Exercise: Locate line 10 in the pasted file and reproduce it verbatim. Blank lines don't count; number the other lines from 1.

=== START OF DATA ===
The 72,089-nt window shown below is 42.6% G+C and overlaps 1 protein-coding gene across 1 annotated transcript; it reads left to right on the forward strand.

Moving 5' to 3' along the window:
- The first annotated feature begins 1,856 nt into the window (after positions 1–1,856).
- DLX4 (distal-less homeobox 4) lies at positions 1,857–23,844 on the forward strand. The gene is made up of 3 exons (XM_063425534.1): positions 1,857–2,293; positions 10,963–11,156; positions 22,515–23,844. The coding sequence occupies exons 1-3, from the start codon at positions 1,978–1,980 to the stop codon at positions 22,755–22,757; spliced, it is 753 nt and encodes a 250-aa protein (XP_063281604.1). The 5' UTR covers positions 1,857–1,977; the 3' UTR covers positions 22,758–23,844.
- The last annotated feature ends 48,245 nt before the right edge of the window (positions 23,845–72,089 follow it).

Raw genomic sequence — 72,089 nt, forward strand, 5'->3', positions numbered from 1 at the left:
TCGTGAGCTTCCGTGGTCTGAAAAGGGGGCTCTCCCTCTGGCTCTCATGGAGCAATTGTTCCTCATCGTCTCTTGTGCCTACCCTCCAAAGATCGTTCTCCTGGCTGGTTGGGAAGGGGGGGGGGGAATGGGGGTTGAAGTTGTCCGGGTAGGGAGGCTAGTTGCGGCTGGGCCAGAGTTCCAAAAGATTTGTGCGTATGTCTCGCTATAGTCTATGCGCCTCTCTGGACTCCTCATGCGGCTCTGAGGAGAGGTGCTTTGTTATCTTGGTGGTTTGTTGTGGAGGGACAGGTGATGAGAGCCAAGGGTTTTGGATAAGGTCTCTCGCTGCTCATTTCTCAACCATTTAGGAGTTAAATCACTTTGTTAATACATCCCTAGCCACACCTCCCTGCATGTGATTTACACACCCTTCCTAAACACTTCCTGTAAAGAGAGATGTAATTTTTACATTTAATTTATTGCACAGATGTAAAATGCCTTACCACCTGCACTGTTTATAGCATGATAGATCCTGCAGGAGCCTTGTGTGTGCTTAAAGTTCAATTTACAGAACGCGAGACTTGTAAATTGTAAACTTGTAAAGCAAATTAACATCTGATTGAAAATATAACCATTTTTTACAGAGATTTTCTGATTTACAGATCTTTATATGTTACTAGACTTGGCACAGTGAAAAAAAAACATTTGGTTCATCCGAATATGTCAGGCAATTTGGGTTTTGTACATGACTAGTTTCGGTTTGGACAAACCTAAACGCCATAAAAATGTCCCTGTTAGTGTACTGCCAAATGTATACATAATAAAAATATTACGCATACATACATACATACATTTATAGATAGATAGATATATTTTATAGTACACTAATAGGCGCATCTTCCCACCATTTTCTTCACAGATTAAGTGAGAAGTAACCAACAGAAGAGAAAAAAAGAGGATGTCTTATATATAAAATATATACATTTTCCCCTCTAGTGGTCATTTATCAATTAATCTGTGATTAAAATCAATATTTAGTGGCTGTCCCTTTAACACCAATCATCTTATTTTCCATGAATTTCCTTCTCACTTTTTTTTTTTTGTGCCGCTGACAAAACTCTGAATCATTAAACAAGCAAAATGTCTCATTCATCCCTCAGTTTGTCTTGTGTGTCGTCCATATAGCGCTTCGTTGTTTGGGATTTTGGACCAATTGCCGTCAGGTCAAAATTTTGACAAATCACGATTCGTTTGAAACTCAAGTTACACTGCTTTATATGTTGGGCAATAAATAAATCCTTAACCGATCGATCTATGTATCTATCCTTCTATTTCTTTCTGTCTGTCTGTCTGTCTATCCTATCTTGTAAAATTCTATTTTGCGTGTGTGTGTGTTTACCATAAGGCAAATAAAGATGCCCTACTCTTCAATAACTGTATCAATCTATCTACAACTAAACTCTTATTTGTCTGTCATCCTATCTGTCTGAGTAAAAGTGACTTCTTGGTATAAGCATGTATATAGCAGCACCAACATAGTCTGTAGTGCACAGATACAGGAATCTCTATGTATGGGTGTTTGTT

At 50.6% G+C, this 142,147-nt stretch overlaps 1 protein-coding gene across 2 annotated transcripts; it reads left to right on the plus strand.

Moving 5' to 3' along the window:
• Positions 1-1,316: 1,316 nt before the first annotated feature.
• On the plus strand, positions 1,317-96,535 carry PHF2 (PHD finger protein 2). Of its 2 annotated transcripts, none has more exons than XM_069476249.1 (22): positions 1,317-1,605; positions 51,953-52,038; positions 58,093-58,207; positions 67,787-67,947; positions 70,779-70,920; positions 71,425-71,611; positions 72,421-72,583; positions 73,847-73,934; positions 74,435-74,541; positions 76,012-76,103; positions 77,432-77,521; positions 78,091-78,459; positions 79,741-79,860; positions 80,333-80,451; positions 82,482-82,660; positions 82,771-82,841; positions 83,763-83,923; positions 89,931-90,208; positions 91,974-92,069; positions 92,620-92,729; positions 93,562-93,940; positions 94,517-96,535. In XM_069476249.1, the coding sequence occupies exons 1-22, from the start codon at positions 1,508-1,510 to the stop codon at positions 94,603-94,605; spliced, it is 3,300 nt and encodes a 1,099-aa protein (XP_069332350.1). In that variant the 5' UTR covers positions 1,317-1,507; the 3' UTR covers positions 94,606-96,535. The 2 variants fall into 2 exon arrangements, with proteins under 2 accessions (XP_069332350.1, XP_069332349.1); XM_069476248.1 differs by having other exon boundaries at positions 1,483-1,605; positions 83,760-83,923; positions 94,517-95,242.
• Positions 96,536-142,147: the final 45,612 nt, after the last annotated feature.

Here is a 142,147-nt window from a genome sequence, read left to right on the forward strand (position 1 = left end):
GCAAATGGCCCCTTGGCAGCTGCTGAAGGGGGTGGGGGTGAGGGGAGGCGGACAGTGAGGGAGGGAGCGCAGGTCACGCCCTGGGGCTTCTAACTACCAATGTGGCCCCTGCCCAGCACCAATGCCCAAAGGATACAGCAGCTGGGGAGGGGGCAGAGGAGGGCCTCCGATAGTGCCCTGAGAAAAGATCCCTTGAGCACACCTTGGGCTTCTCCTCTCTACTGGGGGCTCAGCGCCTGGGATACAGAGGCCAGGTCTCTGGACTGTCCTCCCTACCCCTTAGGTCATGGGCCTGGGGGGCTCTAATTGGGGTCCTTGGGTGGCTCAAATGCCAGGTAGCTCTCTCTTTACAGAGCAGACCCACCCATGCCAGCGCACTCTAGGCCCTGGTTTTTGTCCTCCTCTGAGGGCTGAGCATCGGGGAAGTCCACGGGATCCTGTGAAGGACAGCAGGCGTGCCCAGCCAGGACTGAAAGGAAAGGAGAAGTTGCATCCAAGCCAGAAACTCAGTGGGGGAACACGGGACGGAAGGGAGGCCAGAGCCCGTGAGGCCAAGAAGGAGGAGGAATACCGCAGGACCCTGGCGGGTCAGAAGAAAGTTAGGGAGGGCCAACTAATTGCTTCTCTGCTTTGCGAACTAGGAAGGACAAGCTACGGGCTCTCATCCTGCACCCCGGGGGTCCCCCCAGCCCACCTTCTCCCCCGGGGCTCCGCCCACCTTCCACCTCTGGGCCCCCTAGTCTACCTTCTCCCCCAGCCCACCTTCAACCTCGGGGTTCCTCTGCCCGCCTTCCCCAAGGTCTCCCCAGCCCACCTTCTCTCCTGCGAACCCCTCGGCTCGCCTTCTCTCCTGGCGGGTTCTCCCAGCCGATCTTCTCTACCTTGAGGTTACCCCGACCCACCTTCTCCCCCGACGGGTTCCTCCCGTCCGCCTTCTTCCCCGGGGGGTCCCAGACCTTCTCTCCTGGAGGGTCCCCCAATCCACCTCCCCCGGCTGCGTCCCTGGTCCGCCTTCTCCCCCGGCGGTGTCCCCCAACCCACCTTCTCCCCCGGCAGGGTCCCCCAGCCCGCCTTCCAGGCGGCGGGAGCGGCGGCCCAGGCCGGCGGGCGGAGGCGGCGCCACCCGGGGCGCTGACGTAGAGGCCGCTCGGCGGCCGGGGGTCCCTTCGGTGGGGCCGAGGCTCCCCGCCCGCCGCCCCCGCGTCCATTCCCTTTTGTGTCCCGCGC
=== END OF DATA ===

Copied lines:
• Positions 1-1,316: 1,316 nt before the first annotated feature.